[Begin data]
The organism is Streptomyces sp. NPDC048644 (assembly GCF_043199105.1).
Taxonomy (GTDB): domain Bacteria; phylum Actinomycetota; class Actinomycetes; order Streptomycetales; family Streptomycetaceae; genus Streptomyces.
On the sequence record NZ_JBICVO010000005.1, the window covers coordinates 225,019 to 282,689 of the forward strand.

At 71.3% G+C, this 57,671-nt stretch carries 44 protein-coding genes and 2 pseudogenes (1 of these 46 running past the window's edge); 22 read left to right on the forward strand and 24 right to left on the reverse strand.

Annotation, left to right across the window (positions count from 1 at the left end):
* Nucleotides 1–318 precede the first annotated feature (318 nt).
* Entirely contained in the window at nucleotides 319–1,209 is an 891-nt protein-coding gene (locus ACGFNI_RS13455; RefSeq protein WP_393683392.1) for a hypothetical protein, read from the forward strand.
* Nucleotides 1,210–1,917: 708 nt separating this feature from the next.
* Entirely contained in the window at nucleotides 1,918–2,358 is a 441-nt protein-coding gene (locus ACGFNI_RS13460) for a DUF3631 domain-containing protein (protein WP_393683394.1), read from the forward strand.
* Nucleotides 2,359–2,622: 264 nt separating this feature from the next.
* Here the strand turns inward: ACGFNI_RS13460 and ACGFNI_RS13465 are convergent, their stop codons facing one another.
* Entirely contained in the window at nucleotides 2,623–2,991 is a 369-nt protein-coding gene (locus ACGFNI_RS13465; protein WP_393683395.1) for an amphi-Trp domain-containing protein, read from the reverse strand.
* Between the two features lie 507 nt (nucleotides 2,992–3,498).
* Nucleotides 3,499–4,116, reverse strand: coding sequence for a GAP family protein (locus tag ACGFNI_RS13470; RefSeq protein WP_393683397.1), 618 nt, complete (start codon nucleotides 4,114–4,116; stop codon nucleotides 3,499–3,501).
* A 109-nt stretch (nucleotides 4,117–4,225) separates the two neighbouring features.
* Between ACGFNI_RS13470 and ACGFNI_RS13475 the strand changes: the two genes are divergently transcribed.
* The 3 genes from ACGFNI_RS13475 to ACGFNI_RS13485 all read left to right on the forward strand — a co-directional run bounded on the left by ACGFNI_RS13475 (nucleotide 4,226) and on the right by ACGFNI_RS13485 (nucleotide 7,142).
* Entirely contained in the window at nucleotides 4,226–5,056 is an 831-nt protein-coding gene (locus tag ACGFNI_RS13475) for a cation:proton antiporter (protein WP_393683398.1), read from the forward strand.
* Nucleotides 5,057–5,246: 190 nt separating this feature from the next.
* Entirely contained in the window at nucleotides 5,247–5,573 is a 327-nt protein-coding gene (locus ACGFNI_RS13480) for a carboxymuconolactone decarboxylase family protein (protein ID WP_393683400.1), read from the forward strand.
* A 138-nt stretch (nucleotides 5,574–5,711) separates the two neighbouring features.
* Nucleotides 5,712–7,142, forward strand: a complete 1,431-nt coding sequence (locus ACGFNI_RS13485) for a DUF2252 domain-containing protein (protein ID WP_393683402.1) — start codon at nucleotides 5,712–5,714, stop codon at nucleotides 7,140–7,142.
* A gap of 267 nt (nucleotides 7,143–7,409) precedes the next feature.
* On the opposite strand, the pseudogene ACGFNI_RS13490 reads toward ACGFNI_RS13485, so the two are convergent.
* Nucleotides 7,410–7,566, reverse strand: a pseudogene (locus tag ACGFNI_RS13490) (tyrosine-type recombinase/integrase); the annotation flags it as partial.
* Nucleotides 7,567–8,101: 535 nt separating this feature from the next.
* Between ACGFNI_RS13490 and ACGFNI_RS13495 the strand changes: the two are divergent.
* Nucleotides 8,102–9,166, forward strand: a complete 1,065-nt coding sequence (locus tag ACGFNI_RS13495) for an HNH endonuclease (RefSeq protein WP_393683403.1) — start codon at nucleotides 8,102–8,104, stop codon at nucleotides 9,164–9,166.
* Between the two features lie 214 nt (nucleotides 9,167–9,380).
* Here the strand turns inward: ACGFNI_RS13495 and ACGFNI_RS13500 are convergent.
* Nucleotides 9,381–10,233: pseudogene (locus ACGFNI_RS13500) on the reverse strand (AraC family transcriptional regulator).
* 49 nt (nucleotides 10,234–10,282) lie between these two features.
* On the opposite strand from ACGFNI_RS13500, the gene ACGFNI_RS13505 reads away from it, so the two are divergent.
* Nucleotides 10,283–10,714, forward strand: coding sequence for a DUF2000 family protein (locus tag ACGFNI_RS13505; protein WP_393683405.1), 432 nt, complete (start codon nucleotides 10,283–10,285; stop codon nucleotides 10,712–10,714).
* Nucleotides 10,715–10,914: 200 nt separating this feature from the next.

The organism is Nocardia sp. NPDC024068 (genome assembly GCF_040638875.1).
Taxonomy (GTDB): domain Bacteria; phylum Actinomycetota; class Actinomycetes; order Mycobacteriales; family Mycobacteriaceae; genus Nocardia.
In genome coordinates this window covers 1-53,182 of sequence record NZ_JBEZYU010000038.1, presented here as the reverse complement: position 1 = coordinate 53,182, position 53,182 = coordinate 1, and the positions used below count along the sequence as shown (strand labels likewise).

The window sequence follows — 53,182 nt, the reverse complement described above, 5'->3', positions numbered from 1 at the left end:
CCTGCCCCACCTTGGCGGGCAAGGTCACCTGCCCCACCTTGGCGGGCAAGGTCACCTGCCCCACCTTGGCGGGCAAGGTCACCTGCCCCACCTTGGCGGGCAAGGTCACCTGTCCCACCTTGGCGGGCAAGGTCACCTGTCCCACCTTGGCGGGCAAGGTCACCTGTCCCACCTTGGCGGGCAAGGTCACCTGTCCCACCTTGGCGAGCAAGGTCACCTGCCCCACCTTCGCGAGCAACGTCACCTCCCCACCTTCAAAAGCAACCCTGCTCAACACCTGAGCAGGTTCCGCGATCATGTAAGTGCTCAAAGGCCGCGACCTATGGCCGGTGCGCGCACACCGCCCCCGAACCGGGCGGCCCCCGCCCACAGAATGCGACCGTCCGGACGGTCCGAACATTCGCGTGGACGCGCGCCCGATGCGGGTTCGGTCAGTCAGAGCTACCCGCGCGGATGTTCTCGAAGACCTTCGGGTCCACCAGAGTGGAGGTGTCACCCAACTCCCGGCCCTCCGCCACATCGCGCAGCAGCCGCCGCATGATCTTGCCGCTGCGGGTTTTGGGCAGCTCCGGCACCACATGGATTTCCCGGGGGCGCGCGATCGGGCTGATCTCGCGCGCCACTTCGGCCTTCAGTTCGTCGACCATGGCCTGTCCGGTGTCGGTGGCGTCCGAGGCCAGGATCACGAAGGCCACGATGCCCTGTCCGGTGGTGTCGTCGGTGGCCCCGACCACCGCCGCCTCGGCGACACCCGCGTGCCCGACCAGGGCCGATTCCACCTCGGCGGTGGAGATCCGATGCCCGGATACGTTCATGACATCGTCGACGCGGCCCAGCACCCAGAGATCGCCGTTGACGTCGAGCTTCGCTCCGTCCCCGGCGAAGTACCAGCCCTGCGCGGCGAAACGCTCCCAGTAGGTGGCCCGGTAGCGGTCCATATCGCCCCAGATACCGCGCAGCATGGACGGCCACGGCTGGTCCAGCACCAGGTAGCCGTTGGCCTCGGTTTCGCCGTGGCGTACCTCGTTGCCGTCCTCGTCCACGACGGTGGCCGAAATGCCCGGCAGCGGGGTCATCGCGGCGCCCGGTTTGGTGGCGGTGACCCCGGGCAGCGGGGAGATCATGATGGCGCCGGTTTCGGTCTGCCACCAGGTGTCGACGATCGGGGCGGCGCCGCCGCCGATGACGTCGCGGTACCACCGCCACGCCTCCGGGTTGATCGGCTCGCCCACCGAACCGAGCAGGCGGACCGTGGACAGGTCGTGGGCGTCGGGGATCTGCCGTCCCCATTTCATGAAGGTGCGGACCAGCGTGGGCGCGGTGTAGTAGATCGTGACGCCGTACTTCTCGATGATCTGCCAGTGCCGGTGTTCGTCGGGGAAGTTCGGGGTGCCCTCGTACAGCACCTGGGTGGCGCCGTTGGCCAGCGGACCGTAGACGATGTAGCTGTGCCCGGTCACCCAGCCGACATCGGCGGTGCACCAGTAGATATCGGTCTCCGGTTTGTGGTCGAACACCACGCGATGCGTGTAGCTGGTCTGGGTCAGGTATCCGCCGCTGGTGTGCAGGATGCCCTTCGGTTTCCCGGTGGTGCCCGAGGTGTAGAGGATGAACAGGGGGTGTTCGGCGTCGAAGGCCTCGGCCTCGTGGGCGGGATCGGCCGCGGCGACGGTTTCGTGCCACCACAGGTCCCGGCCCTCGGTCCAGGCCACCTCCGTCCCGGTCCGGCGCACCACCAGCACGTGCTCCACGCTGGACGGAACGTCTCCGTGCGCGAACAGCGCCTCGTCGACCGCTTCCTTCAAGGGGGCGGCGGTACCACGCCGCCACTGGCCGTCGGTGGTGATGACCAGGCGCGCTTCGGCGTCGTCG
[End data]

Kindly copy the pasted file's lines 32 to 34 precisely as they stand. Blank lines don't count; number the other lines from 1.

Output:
* 49 nt (nucleotides 10,234–10,282) lie between these two features.
* On the opposite strand from ACGFNI_RS13500, the gene ACGFNI_RS13505 reads away from it, so the two are divergent.
* Nucleotides 10,283–10,714, forward strand: coding sequence for a DUF2000 family protein (locus tag ACGFNI_RS13505; protein WP_393683405.1), 432 nt, complete (start codon nucleotides 10,283–10,285; stop codon nucleotides 10,712–10,714).